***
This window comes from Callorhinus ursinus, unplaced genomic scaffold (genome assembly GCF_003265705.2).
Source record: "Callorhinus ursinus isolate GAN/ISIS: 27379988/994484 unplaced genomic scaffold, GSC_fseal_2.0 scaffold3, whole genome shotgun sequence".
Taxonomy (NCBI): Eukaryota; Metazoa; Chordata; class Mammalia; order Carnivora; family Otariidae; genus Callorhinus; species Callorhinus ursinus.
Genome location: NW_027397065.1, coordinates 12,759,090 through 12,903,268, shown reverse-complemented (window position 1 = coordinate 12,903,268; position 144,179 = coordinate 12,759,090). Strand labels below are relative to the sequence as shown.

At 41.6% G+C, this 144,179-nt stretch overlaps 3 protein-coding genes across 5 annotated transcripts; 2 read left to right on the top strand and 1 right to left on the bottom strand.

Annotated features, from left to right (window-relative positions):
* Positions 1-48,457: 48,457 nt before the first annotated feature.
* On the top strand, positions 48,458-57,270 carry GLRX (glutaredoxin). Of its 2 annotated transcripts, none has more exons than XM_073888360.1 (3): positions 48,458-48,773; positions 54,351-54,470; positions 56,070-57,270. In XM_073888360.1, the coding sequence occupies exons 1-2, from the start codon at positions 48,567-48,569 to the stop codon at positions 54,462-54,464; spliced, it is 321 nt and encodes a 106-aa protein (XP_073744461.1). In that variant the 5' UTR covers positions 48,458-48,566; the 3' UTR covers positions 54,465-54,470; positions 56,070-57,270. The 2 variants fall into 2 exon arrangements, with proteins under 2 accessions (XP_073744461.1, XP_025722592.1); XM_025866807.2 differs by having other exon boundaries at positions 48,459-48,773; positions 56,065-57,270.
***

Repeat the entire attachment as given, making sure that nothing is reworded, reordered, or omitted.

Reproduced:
This window comes from Callorhinus ursinus, unplaced genomic scaffold (genome assembly GCF_003265705.2).
Source record: "Callorhinus ursinus isolate GAN/ISIS: 27379988/994484 unplaced genomic scaffold, GSC_fseal_2.0 scaffold3, whole genome shotgun sequence".
Taxonomy (NCBI): Eukaryota; Metazoa; Chordata; class Mammalia; order Carnivora; family Otariidae; genus Callorhinus; species Callorhinus ursinus.
Genome location: NW_027397065.1, coordinates 12,759,090 through 12,903,268, shown reverse-complemented (window position 1 = coordinate 12,903,268; position 144,179 = coordinate 12,759,090). Strand labels below are relative to the sequence as shown.

At 41.6% G+C, this 144,179-nt stretch overlaps 3 protein-coding genes across 5 annotated transcripts; 2 read left to right on the top strand and 1 right to left on the bottom strand.

Annotated features, from left to right (window-relative positions):
* Positions 1-48,457: 48,457 nt before the first annotated feature.
* On the top strand, positions 48,458-57,270 carry GLRX (glutaredoxin). Of its 2 annotated transcripts, none has more exons than XM_073888360.1 (3): positions 48,458-48,773; positions 54,351-54,470; positions 56,070-57,270. In XM_073888360.1, the coding sequence occupies exons 1-2, from the start codon at positions 48,567-48,569 to the stop codon at positions 54,462-54,464; spliced, it is 321 nt and encodes a 106-aa protein (XP_073744461.1). In that variant the 5' UTR covers positions 48,458-48,566; the 3' UTR covers positions 54,465-54,470; positions 56,070-57,270. The 2 variants fall into 2 exon arrangements, with proteins under 2 accessions (XP_073744461.1, XP_025722592.1); XM_025866807.2 differs by having other exon boundaries at positions 48,459-48,773; positions 56,065-57,270.